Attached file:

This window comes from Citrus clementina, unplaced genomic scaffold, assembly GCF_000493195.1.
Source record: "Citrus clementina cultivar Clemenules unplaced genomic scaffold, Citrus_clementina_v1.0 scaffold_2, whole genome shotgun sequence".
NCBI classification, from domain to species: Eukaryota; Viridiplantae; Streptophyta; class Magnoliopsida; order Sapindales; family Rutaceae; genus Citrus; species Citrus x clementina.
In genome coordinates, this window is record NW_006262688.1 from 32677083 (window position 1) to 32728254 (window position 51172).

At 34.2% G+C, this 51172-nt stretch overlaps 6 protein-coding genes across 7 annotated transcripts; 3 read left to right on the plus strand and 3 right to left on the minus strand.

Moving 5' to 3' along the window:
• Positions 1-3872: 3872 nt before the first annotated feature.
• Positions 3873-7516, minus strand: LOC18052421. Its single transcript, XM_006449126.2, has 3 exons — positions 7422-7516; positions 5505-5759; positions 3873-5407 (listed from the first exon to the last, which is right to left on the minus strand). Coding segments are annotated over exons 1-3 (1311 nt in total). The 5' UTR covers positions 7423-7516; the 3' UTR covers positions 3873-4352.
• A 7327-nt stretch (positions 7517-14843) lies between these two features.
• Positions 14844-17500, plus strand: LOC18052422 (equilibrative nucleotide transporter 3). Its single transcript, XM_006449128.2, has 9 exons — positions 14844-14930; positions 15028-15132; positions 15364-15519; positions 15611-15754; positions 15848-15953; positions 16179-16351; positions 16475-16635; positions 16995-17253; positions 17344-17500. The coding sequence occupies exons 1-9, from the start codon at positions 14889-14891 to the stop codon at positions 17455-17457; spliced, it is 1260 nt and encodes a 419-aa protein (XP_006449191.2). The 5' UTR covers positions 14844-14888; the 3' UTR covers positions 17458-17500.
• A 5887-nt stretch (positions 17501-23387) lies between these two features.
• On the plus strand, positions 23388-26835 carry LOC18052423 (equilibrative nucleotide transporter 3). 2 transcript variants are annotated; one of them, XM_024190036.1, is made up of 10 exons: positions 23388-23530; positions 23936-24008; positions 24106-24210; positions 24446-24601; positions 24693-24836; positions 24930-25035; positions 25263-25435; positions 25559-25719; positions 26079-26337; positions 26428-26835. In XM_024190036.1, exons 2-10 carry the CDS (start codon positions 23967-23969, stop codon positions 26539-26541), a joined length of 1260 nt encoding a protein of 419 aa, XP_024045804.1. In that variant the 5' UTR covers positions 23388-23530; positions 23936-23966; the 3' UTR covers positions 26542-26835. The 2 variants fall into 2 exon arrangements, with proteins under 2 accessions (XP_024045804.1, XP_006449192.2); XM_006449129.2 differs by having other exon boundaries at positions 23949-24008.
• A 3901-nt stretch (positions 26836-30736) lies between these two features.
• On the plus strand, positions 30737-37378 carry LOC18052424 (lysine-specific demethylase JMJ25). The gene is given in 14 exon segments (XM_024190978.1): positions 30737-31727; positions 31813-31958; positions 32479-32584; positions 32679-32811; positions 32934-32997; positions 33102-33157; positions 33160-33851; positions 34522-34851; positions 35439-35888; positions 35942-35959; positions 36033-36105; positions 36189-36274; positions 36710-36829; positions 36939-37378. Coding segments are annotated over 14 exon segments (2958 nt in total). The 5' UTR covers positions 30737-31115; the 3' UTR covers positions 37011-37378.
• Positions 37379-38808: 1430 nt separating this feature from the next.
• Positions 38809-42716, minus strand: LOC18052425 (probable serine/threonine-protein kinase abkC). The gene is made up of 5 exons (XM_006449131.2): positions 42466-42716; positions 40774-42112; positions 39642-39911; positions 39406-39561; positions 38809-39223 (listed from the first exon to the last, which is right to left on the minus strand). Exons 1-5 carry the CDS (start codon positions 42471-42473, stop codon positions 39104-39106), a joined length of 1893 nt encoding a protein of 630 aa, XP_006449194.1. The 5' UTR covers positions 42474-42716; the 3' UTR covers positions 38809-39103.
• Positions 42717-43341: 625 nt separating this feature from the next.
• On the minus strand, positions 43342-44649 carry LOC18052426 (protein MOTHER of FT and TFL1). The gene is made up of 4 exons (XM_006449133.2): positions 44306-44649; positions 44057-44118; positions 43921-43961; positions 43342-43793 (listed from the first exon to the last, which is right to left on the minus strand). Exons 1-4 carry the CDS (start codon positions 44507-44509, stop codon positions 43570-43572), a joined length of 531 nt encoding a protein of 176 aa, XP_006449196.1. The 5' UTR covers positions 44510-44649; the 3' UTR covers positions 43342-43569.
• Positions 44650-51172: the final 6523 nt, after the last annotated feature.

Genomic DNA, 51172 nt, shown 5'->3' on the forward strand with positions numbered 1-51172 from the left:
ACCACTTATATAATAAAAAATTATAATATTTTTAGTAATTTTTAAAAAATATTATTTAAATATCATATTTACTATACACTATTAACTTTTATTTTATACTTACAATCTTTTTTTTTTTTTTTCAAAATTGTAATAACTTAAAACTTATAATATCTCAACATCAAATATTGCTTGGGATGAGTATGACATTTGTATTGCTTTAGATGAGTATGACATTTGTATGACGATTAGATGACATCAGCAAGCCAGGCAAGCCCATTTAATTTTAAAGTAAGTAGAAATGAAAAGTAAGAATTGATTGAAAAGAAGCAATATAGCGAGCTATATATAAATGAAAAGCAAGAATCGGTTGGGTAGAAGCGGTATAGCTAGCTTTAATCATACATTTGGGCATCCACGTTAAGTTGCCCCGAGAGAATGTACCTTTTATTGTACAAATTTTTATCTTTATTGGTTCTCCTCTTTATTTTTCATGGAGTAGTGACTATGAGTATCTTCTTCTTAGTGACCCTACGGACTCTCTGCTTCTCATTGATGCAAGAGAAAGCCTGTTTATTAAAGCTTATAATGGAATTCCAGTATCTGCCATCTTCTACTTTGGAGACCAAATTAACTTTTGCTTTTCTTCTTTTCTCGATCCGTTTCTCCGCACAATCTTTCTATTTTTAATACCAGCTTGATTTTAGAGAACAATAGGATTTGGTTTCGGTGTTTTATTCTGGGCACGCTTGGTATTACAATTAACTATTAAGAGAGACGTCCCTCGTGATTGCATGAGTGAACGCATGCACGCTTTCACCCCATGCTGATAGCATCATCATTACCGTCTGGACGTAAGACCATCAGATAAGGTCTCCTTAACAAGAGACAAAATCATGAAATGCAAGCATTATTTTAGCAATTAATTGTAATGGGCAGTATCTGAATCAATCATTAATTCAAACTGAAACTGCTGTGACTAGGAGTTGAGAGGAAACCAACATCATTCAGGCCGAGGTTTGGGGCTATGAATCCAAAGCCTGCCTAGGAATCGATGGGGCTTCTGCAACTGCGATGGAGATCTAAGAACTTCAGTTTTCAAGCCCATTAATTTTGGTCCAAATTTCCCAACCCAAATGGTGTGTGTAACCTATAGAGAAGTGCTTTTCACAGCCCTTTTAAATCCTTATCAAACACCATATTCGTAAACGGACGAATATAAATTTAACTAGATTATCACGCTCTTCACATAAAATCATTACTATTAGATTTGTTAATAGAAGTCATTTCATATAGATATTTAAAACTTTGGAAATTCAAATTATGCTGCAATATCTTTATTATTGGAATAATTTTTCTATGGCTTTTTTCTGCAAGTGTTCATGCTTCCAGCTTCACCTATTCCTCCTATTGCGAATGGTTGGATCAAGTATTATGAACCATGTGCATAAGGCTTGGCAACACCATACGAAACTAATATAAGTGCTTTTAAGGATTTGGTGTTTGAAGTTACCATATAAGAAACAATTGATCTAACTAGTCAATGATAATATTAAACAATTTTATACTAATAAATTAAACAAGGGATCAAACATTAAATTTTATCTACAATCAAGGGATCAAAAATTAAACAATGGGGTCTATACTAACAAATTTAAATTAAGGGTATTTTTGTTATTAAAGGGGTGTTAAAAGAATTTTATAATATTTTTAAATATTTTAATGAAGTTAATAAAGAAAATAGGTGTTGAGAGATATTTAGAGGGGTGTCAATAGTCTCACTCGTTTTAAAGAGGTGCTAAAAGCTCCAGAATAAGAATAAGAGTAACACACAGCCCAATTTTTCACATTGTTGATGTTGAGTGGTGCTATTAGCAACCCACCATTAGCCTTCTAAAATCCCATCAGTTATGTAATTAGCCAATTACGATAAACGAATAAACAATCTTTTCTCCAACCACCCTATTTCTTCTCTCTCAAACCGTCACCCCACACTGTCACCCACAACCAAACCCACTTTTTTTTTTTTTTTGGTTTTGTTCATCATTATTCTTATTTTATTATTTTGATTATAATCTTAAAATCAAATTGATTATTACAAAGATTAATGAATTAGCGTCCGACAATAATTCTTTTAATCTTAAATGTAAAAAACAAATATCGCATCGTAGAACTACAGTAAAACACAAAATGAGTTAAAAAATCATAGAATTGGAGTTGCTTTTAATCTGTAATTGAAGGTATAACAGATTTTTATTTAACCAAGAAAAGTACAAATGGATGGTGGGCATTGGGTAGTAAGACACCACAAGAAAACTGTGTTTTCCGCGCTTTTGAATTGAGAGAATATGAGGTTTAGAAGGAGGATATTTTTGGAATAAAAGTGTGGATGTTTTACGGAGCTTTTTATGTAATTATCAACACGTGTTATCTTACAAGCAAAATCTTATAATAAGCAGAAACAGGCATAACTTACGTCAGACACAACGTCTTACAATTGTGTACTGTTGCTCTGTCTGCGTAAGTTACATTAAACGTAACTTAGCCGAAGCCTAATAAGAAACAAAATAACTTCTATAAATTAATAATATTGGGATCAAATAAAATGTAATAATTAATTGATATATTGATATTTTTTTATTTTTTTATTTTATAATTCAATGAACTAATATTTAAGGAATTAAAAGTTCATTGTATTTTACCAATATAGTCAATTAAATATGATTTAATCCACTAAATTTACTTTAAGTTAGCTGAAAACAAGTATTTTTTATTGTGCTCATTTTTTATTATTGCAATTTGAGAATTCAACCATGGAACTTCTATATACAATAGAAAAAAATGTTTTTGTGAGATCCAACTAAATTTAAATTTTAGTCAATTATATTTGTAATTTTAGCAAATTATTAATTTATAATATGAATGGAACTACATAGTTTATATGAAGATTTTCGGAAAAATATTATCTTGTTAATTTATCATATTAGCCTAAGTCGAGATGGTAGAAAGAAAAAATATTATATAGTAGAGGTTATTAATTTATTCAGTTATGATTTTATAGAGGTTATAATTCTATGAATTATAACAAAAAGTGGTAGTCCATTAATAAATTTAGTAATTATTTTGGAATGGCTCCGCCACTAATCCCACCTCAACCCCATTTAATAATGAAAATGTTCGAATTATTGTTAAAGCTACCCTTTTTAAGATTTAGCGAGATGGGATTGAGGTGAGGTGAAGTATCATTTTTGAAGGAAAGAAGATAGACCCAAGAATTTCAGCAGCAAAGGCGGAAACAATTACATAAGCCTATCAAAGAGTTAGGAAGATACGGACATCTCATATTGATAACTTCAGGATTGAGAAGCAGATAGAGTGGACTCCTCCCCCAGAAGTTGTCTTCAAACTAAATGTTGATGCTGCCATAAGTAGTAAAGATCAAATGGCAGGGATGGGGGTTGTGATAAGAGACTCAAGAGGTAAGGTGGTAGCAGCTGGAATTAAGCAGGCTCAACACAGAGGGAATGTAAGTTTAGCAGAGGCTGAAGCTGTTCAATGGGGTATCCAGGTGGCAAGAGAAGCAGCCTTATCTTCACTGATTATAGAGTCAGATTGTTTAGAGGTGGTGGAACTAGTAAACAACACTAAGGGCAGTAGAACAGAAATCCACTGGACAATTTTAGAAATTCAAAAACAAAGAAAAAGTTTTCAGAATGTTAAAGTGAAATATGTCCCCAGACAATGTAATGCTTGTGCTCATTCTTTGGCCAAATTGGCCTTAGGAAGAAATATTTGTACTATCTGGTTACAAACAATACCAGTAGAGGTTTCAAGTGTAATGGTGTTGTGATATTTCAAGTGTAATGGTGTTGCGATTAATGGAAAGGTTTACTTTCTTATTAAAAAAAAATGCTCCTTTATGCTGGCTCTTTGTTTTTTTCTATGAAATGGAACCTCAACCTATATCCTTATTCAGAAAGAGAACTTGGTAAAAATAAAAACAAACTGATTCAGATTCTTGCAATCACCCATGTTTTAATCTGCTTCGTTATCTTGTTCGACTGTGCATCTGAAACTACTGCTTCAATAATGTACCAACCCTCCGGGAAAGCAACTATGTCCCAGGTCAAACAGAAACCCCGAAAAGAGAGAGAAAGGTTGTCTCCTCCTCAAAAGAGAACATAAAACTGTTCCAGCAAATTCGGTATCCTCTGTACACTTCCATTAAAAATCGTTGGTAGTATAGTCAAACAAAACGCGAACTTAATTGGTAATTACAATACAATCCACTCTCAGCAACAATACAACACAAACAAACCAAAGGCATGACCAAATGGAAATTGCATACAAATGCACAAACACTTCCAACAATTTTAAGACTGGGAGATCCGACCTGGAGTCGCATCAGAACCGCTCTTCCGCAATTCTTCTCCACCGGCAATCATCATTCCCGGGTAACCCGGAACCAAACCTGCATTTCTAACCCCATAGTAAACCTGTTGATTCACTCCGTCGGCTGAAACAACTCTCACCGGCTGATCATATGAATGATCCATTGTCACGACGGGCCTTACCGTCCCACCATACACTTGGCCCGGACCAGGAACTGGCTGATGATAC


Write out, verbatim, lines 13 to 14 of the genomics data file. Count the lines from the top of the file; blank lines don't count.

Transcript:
• A 3901-nt stretch (positions 26836-30736) lies between these two features.
• On the plus strand, positions 30737-37378 carry LOC18052424 (lysine-specific demethylase JMJ25). The gene is given in 14 exon segments (XM_024190978.1): positions 30737-31727; positions 31813-31958; positions 32479-32584; positions 32679-32811; positions 32934-32997; positions 33102-33157; positions 33160-33851; positions 34522-34851; positions 35439-35888; positions 35942-35959; positions 36033-36105; positions 36189-36274; positions 36710-36829; positions 36939-37378. Coding segments are annotated over 14 exon segments (2958 nt in total). The 5' UTR covers positions 30737-31115; the 3' UTR covers positions 37011-37378.